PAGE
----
Councils are warning their school transport budgets for children with special education needs and disabilities (SEND) are threatening their financial stability.
A new analysis by Isos Partnership for the County Councils Network (CCN) has warned that costs are set to triple to £1.125bn over the course of a decade.
This is namely due to yearly increases in the number of eligible SEND pupils and parental expectations for individual travel arrangements.
Indeed, the analysis reveals that two thirds of the school transport budget for councils in county areas is on school transport for SEND pupils, with council-funded taxis now just as common as minibuses.
31,500 pupils are using cars and taxis, compared to 31,900 in minibuses
The report also revealed that currently, there are 85,000 SEND pupils with transport needs, with more than 30,000 students a year eligible for cars and taxis to school.
This number has risen exponentially in recent years after SEND legislation led to an explosion in the number of children with Education, Health and Care Plans (EHCPs): rising from 105,000 eight years ago to 230,000 in 2023.
However, special schools struggled to keep up with demand which has meant that councils are now required to transport tens of thousands of young people over long distances across large rural counties, with many families relying on individual travel arrangements such as taxis.
As a result, the CCN says that many councils have already overspent on their school transport budgets this year, and budgets are getting increasingly out of control with rising demand.
These overspends are predicted to contribute to a £4bn funding deficit over the next three years, with one in 10 councils unsure whether they will be able to prevent financial destitution. This is expected to rise to four in 10 in 2024/25 and six in 10 by 2025/26.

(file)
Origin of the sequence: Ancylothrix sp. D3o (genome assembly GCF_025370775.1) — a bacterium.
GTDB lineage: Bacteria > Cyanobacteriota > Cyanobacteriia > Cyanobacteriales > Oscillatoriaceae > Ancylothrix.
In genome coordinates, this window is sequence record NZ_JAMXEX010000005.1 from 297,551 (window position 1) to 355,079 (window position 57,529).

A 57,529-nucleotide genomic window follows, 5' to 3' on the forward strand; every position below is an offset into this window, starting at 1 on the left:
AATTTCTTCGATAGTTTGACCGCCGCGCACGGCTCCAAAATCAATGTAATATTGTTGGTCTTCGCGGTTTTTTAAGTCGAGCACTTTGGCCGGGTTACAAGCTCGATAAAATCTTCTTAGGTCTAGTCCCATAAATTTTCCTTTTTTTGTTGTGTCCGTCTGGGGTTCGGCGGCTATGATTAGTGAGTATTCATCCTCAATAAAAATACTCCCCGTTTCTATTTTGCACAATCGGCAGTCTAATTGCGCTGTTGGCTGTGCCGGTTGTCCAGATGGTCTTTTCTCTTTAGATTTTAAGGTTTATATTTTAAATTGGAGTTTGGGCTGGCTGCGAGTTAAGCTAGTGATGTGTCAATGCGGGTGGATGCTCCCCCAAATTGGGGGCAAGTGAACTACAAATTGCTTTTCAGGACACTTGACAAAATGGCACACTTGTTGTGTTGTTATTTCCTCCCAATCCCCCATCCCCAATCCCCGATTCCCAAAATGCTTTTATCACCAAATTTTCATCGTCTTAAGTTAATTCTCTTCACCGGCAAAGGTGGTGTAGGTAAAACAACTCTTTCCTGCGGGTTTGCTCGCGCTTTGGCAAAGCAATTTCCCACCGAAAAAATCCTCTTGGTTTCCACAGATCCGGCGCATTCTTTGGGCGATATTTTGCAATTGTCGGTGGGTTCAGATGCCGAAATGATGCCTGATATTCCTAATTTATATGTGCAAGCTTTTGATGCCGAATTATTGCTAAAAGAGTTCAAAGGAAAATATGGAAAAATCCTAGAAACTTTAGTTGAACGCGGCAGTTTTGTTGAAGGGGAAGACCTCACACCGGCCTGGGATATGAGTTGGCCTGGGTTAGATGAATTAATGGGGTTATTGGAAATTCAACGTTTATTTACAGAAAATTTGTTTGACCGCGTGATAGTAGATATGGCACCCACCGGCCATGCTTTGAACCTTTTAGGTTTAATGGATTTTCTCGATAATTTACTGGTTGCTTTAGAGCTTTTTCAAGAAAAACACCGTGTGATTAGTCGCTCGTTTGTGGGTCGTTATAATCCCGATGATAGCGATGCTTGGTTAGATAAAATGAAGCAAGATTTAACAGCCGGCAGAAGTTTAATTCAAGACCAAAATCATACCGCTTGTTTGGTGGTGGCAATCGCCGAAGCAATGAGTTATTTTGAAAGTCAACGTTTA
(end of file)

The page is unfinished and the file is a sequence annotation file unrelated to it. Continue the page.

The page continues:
“The reality of a mounting tide of costs in SEND transport”
The CCN is now calling on the government to provide an emergency injection of resources in its Autumn Statement to prevent these spiralling costs from threatening councils’ financial stability.
The report also recommends various medium-term measures, including reforms to transport and SEND legislation, including the introduction of a national means-testing policy.
Other measures include providing capital investment for councils to create more specialist school places and ensuring that SEND tribunals do not rule on cases until there is full consideration of transport costs.
Cllr Roger Gough, Children’s Services Spokesperson for the CCN, said the report shows “the reality of a mounting tide of costs in SEND transport, exacerbated by long distances travelled in large rural areas, complex needs and parental expectations.”
“By 2028 councils England’s counties will be spending over £1.1bn a year on SEND school transport alone,” he said. “Something has to give.”
Cllr Gough says the school transport system has to be “fit to address 21st century challenges” and it must be financially, educationally and ecologically sustainable both for local government and for families.”
“However, reform takes time and the costs we are facing now are simply unsustainable and threaten council finances in the short term. That’s why we are calling on the government to provide an emergency injection of resources at next week’s Autumn Statement,” he said.